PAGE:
There are a couple of other ways to use hidden veggies. The easiest is probably dried pasta. In our grocery store, there are a couple of brands that use vegetable flour along with wheat flour in making traditional pasta shapes like rotini, penne, elbows, etc. Some of them are colored and some just look like regular pasta. When you combine these with a good, organic, jar of red pasta sauce, you have an easy, meatless, veggie filled meal. Pick up some garlic bread in the bakery and you are out the door in 5 minutes with a meal for 4 people for about $10. You could also use the vegetable pasta in your favorite cassarole or mac n cheese recipe. Alton Brown of the Food Network has an amazing baked mac n cheese recipe. You’ll find the link in the shownotes.

Lastly, on the subject of hidden veggies I want to bring you an idea from another Stay at Home Dad, Spike Zelenka of Las Vegas, NV. Spike is dad two twin boys and blogs at www.doubletroubledaddy.com. Spike suggests buying a frozen bag of peas and carrots, defrosting them and then pureeing in a blender. The resulting mash can be mixed into pasta sauce or meatballs. I would also add that meatloaf would be a good use for this puree, as well as using it to thicken chili or sloppy joes. Big thaks to Spike for a great contribution! Spike posts recipes on his blog under the heading “Food Sunday”. The link is in the shownotes, so check it out when you can.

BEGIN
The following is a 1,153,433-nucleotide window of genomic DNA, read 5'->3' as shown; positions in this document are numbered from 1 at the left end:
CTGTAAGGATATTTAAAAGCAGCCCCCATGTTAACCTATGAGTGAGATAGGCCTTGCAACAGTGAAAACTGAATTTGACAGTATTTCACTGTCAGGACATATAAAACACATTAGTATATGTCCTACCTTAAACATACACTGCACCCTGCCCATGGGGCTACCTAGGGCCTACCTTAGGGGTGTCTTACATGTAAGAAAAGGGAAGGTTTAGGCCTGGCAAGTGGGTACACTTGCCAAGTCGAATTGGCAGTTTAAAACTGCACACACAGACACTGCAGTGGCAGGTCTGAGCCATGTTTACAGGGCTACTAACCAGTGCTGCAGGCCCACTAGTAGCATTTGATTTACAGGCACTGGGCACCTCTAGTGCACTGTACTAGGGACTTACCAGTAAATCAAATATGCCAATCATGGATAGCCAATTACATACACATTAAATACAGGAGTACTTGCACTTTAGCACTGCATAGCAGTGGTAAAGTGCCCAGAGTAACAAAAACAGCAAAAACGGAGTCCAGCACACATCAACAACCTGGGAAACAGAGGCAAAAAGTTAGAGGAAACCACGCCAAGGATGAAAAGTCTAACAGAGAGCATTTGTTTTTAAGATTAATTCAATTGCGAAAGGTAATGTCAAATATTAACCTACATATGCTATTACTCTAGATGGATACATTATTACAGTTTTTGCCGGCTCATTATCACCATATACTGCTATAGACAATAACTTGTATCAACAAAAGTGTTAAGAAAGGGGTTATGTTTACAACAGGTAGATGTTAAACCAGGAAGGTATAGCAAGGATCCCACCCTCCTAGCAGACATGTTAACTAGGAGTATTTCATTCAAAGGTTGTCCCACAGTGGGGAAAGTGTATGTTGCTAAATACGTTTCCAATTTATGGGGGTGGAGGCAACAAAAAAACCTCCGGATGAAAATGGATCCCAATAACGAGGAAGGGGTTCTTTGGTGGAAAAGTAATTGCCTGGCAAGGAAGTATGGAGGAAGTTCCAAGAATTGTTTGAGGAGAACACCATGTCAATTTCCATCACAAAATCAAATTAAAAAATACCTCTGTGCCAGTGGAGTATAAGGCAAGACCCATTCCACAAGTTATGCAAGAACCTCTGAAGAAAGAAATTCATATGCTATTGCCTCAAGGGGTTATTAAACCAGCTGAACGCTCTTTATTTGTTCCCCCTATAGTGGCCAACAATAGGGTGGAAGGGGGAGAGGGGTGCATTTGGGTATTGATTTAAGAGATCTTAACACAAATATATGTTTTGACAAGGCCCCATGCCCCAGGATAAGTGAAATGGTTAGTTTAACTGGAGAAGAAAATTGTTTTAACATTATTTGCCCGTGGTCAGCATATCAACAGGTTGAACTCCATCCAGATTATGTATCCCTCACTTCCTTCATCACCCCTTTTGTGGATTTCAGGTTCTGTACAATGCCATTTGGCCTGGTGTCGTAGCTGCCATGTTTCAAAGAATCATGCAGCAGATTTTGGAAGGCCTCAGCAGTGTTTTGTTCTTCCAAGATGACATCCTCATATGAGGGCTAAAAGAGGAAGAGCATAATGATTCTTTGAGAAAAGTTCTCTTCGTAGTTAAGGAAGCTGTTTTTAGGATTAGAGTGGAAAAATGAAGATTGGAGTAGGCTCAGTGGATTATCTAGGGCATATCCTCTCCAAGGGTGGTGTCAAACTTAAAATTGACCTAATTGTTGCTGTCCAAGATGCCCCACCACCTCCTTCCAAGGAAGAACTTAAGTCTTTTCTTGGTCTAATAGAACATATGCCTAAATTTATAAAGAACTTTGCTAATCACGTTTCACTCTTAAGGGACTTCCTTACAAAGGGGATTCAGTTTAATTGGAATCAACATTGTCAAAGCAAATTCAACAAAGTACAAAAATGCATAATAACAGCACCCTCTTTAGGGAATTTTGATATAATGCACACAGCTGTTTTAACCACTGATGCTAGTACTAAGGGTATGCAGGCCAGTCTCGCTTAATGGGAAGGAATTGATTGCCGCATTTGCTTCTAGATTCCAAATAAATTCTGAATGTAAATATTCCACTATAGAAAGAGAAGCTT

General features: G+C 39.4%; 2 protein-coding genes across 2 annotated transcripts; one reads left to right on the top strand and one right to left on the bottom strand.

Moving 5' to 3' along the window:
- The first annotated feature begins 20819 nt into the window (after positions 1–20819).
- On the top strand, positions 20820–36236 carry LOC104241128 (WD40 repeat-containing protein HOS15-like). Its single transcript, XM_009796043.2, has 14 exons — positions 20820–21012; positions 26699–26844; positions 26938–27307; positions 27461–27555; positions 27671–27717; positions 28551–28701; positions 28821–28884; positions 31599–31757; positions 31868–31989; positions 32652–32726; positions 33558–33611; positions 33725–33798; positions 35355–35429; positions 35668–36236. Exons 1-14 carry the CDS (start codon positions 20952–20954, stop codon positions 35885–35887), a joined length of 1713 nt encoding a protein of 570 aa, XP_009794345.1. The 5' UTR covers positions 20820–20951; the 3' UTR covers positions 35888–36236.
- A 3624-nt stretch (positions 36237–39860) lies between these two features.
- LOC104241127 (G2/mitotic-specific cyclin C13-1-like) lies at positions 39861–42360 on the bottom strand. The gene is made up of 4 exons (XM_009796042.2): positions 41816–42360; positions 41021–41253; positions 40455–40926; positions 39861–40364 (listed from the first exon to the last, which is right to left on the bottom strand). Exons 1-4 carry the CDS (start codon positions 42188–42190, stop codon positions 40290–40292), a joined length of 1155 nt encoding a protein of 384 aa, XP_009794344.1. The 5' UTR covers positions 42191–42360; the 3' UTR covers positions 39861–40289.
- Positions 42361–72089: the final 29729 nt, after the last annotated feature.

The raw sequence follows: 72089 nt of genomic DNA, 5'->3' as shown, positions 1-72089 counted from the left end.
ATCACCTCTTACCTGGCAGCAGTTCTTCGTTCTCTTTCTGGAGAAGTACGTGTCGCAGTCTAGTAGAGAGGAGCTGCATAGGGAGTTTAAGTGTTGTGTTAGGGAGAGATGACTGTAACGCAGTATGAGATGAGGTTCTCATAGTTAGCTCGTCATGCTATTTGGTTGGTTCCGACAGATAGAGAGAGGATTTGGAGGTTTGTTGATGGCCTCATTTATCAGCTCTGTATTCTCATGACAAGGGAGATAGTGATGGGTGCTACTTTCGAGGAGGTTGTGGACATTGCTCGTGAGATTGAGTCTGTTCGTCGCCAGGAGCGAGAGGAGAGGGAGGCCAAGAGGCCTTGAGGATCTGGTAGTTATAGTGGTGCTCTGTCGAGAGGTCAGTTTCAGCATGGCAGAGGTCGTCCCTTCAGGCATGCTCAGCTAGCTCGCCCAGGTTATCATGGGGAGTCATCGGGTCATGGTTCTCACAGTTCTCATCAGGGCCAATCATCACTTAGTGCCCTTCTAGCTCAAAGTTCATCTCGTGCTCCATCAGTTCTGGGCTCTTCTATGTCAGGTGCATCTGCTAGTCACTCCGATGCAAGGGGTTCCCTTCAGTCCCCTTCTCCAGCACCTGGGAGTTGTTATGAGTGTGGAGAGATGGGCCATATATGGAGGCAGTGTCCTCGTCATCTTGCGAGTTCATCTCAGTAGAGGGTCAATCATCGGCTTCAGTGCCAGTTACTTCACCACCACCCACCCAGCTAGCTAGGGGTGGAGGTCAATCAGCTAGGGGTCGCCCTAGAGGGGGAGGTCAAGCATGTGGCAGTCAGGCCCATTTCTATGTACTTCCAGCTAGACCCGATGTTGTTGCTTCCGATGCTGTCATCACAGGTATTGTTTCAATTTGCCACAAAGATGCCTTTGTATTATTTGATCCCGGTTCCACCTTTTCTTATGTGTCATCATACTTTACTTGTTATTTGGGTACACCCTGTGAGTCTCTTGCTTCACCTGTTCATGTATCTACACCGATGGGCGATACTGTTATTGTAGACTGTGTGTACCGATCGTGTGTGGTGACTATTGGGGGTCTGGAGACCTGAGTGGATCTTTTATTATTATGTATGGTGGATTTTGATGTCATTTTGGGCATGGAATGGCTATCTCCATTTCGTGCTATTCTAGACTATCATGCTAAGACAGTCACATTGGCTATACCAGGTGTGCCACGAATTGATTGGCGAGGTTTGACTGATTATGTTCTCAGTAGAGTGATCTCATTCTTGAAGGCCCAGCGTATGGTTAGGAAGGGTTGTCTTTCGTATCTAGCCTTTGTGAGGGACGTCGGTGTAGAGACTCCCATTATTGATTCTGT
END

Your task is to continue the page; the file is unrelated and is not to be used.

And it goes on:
To my mind, there is no better veggie combination in the world than roasted cauliflower with chedder cheese sauce. Another great one is brussles sprouts with bacon. Or how about the classic asparagus with hollendaise sauce? I don’t know about you, but my parents seemed to think that adding these flavors somehow detracted from the healthyness of the veggies. I say, if it gets your kids to eat more veggies, it’s awesome.

Now, there are some caveats, of course. Adding butter, cheese, pork, etc adds fat grams and calories. Too much salt can also be a problem. I’m not a doctor or nutritionist; please consult one if you have concerns. But I will tell you, that a careful use of seasoning and saucing can break down the walls between your kids and vegetables.

Consider Mrs. Dash or other salt-free seasoning blends. You can find them in the spice aisle of the grocery store and they are pretty fool proof. If you are going to roast some veggies, toss them with some olive oil and sprinkle with your chosen spice blend. Assuming you are using a salt-free blend (CHECK THE LABLES!) also sprinkle with coarse ground salt and pepper. When steaming vegetables, add some dried herbs to the water. The flavor will infuse with the veg.